Honestly the 25A high/50A low chip that he said Nvidia is using sounds like crap. Having a lower high side current limit than low side makes no sense. Yes high side conducts current way less often than low side so you want a smaller faster switching FET, but if you exceed that 25A the FET can still blow up. If the low side conducts 50A when it is on, then the high side also conducts 50A, so this chip is only rated for 25A due to the high side. I can see why manufacturers would avoid this chip. I'm surprised I didn't see the TI 83750 high/low combo chip on any cards as this has a 40A rating and is very commonly used on mobile cards.

      Share this comment


      Link to comment
      Share on other sites


      Create an account or sign in to comment

      You need to be a member in order to leave a comment

      Create an account

      Sign up for a new account in our community. It's easy!

      Register a new account

      Sign in

      Already have an account? Sign in here.

      Sign In Now


    1. Similar Content

      • By 71hourahmed
        I'm looking at finally upgrading my m17x from its old 7970m to a 980m, but the person I contacted to buy the card from warned me that the 980m requires a 200W power supply, and win10 (I'm still on 7, but I can upgrade easily enough, so that shouldn't be too much of a problem).
         
        I have read that the 7970m only required 100W, so I have no idea if my laptop would even be able to power the 980m or whether this would just be a waste of several hundred pounds. Can anyone clarify?
         
        Also, I have read on here that installing a new card in an m17x require you to manually update the video drivers, but I'm afraid that I'm not quite sure what that means, exactly - would I need to rely on kindly users on here to keep uploading new modded versions of the video drivers in perpetuity, or is it just that I need to somehow tweak the installation on new drivers in future?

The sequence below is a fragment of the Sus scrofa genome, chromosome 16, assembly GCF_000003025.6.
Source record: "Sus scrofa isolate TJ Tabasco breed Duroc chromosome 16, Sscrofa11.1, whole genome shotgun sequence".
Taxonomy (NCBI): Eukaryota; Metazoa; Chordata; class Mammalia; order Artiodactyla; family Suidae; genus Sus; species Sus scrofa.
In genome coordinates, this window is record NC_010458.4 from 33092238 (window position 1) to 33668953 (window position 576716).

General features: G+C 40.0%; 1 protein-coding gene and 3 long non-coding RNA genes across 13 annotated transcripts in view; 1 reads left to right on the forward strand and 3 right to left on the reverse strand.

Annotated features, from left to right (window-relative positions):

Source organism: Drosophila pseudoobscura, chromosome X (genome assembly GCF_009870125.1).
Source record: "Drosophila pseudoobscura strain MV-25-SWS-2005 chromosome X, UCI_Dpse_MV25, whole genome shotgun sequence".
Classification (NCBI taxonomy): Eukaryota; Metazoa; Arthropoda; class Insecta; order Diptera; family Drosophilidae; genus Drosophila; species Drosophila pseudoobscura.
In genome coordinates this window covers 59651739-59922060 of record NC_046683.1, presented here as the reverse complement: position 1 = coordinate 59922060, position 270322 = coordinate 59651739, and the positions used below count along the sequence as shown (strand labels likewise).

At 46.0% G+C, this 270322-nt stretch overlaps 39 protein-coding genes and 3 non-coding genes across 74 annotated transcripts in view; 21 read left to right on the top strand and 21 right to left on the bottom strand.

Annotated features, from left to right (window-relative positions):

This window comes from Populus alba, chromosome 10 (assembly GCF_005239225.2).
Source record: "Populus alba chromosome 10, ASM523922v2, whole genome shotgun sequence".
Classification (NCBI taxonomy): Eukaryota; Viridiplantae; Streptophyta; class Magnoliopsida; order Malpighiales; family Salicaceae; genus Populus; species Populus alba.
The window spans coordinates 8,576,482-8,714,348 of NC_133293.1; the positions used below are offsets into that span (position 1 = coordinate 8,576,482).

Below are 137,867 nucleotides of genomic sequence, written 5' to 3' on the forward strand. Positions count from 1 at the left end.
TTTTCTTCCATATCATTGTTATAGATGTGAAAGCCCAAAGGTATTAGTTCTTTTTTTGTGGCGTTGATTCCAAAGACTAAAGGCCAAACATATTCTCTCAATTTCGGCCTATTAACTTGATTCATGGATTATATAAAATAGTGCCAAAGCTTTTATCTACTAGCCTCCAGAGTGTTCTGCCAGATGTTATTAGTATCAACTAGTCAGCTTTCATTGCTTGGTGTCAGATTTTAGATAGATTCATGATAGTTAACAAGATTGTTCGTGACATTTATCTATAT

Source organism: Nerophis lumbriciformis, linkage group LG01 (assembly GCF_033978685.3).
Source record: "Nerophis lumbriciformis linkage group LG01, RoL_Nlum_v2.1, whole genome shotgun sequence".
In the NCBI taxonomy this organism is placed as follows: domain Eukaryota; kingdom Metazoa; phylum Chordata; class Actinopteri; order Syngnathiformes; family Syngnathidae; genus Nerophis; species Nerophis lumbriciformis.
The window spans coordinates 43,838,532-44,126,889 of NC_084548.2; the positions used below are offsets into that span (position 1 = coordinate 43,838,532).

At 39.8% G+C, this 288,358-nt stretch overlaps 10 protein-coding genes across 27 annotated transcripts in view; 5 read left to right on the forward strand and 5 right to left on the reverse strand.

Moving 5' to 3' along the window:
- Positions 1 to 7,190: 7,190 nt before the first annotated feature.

• By Polip
        Hello I'm lookig for 870m performance vBIOS, any possibilities for help ?
      • By Rappid Rabbit
        i was wanting to upgrade my clevo p151sm1(not -a) that has a gtx 765m to a 970m or 965m and wondering if its possible to do before i go buying the gpu and have it not work (cpu is i5 4300m)
      • By RandyTucker
        Having pondered over a eGPU build I instead decided to put my GPU inside my 15.6 laptop by extending the laptop base. I have a Dell optiplex 390 where my GTX 750ti LP once lived but as I now spend more time with my laptop on the sofa the Dell optiplex is now a donor for my gaming laptop build. I'm using the Dell motherboard for this build. It has a i5-2400 CPU - 8GB DDR3 RAM - MSI GTX 750ti LP GPU. The Dell PSU is too big for this build so I will be using a Seasonic SS-250SU 250W PSU. The laptop used for this build is a Fujitsu LifeBook AH530 that has a 1366x768 LED screen, this screen will be replaced with a higher resolution 1600x900 screen. The extended base of the laptop is now 6.5 cm.
         
        Parts needed to complete the build:
        Seasonic SS-250SU 250W PSU
        PCI Express 16x Flexible Extension cable
        LP156WD1 (TL)(B1) 15.6" LED 1600x900 screen
        LCD Controller Board
        Ultra slim keyboard with touchpad
         
        Work so far in pictures:
         
           








         
         
        Continue reading the full thread here: 
         
      • By moxy010
        setup i have:asus x54c,Nvida geforce gtx660,psu corsair cx600, dock i use: exp gdc v8.4d  note:(originally the notebook had intel celeron b815 processor, i replaced it with pentium b970,and added 2gb of ram other than that no other hardware changes were made) first time i connected it all and powered on,gpu fans started spinnig very fast and screen was on but all black and nothing happened so i tried the delay switch but with the same result, then i connected external monitor to the gpu, finally i was able to see manufacturer logo,but then it hanged on windows loading screen(back then i had windows 7 so you could clearly see the windows logo animation stopped) so i tried to hotplug the egpu by booting with original wifi card in (mpcie) sleeping then plugging the egpu in and resuming,but always i did so i was greeted with instant crash  so i went searching  for answers on the internet and i learned that i should isolate pin 22 so i did, finally i was able to boot into windows (with delay set on maximum) but the card wasnt detected, i purchased setup 1.35,installed windows 10 bios (i had windows 7 uefi)  but i couldn´t get it recognized even in there.  im sure all the componnents are fine, i got it sucesfully runing on my older laptop (lenovo u350) thanks for all the help in advance 
    ×

    Important Information

    By using this site, you agree to our Terms of Use.